Whole Farm > Strategic Planning > Strategic Planning

Setting Personal, Family and Business Goals for Businesss Success

File C6-42
Written June, 2007

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Goal setting is an important exercise for achieving personal and business success. It is part of strategic planning process. An overview of Strategic Planning for Farm Businesses and how goals fit into the process is available.

The process of goal setting addresses questions like:

  • What do I want out of life?¬†
  • What do I want for my family?
  • What do I want my business to achieve?

Granted, these are a big questions and difficult to answer. However, spending time thinking about goals provides direction to your life.

Once you have established goals, they will give direction to your life and your business. Goals will help you:

  • Focus your attention and actions to achieve desired outcomes.
  • Mobilize energy and effort.
  • Increase your persistence.
  • Provide direction for developing strategies for achieving the goals.

Goals need to be written and referred to throughout the planning process. They also need to be checked from time to time to make sure you are on the right track.

Personal Goals

Identifying and establishing personal goals provides the foundation for strategic planning. Personal goals are broadened into family goals which lead to business goals and provide input into the strategic planning process.

Everyone involved in the operation of the farm business should identify their individual goals. Personal goals may focus on accomplishments that provide happiness and fulfillment for your or someone you care about.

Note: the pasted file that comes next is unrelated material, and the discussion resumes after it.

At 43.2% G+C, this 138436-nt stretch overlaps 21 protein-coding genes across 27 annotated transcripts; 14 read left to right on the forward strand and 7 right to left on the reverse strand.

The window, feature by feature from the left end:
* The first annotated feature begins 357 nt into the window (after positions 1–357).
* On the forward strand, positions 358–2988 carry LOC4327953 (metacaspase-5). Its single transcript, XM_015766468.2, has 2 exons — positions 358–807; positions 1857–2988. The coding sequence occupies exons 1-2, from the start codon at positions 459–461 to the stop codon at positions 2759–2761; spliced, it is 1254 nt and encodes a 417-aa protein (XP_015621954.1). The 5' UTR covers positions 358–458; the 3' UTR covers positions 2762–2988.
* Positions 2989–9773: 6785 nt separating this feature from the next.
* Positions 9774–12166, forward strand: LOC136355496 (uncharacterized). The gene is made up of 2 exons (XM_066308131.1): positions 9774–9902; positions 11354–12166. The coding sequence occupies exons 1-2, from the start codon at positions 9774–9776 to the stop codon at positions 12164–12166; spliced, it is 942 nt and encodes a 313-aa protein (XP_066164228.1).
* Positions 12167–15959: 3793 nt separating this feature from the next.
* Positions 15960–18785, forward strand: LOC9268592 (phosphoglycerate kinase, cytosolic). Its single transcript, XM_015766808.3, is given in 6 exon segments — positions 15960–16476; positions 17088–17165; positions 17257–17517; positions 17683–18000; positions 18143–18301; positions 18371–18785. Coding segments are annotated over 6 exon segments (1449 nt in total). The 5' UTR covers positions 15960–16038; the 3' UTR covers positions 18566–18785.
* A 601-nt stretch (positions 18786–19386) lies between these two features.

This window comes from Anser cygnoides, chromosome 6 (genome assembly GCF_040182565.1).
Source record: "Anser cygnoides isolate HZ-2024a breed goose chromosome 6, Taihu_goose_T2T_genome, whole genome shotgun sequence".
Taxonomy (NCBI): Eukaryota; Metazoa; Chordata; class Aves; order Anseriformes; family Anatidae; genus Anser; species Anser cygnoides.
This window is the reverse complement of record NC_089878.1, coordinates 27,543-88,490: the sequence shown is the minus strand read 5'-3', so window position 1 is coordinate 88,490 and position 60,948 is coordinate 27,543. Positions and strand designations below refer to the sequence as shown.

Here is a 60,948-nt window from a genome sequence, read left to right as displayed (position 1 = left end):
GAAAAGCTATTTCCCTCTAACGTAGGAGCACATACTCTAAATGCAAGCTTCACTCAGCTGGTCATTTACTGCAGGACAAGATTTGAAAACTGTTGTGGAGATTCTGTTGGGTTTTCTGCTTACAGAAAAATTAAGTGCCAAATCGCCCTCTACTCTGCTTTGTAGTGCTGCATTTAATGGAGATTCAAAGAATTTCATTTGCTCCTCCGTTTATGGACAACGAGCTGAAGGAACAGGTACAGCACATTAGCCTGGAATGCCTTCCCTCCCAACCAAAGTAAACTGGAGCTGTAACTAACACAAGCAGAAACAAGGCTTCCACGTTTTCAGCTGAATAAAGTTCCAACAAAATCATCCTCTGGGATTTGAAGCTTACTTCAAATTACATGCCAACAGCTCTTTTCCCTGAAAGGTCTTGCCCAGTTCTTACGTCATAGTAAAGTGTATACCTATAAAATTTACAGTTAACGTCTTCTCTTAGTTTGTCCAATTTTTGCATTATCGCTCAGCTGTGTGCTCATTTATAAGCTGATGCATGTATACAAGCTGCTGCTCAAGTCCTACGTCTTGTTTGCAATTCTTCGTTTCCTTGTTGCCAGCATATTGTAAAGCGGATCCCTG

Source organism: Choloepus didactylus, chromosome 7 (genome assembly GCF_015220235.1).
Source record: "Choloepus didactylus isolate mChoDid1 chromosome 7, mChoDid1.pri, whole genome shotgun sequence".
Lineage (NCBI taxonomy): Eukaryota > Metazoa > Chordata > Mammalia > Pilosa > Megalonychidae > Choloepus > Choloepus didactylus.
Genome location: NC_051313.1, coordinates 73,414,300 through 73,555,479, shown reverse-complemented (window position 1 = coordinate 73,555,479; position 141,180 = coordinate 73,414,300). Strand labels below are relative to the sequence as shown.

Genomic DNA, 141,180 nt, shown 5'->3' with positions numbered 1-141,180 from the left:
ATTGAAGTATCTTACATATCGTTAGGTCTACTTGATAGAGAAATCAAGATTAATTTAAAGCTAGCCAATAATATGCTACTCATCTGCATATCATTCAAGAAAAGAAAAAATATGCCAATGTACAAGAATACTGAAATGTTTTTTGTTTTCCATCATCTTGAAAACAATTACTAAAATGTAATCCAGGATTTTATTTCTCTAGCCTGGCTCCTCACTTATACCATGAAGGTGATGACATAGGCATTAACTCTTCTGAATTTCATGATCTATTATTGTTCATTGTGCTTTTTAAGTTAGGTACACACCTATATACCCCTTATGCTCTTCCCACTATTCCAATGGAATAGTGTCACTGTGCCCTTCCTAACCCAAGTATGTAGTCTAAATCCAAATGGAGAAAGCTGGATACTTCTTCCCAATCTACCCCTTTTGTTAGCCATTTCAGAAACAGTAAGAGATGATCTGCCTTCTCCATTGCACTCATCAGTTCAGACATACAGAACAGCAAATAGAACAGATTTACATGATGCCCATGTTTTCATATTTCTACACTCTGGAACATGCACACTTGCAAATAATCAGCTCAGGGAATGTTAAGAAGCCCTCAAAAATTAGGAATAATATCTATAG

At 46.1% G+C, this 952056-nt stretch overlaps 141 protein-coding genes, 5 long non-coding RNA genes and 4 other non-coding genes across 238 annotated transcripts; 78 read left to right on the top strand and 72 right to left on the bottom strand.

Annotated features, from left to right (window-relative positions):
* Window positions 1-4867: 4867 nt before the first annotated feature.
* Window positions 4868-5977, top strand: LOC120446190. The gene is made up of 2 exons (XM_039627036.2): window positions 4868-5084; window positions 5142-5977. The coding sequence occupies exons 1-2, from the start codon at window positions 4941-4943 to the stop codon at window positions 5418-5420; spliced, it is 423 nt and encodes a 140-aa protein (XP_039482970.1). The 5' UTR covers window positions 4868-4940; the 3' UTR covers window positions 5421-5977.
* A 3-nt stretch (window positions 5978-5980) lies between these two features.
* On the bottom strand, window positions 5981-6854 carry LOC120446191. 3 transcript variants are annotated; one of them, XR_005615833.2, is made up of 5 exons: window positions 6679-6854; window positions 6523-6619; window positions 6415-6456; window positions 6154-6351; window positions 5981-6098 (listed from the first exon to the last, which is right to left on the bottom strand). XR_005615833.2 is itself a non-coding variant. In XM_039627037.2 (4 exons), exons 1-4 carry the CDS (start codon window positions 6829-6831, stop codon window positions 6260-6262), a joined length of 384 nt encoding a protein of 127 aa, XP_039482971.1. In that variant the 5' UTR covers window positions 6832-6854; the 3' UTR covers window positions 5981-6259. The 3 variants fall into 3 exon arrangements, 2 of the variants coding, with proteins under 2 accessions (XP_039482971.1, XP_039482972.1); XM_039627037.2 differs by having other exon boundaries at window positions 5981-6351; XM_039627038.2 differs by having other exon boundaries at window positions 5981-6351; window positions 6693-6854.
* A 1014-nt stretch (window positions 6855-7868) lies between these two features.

Below are typical personal goals:

  • To maintain good health.
  • To have a trusted circle of friends.
  • To be financially secure.
  • To be involved and active in a religious life.
  • To finish a college degree.
  • To have and rear responsible, productive, and happy children.
  • To be part of a loving extended family.

Farm operators may want to use the What is Important to Me assessment to establish personal goals.

Family Goals

Family goals focus on achieving accomplishments agreed upon by the family. The family individuals need to work as a team to collectively identify and establish goals for the family unit.

Below are typical family goals:

  • To provide financial resources to achieve each member's personal goals.
  • To maintain good health for all family members.
  • To maintain a home of which you are all proud.
  • To have a son or daughter join the family business.
  • To enjoy leisure time as a family.
  • To encourage the highest level of education desirable for each family member.
  • To generate adequate finances to support and educate your family.
  • To rear responsible, productive, and happy children.
  • To be involved and active in a religious life.
  • To maintain open and productive family communications.

Business Goals

These are goals that describe what you want from the farm business.  Remember, business goals are not an end in themselves. The purpose of business goals is to achieve personal and family goals. For example, the business goal of having the biggest farm business in the county is based on the personal goal of wanting to be the biggest farmer in the county. Creating a business of sufficient size to provide the funding needed to send the children to college is another example.

From another perspective, business goals provide the linkage between goals (personal and family) and business strategy. In other words, business strategy is developed to achieve business goals and business goals are used to achieve personal and family goals. For example, the family wants to increase its standard of living, so the business needs to generate more income, so a business strategy is developed to increase business income.

Below are typical business goals:

  • To generate a secure and adequate income to meet the needs of
    our family and employees.
  • To conduct business in an ethical and fair manner.
  • To conserve natural resources and maintain a healthy environment.
  • To provide time for vacations and leisure for family members and employees.
  • To have stimulating work that provides new challenges as times change.
  • To provide an opportunity for a son or daughter to join the business.

 

Don Hofstrand, retired extension value added agriculture specialist, agdm@iastate.edu
Robert Jolly, retired extension economist, rjolly@iastate.edu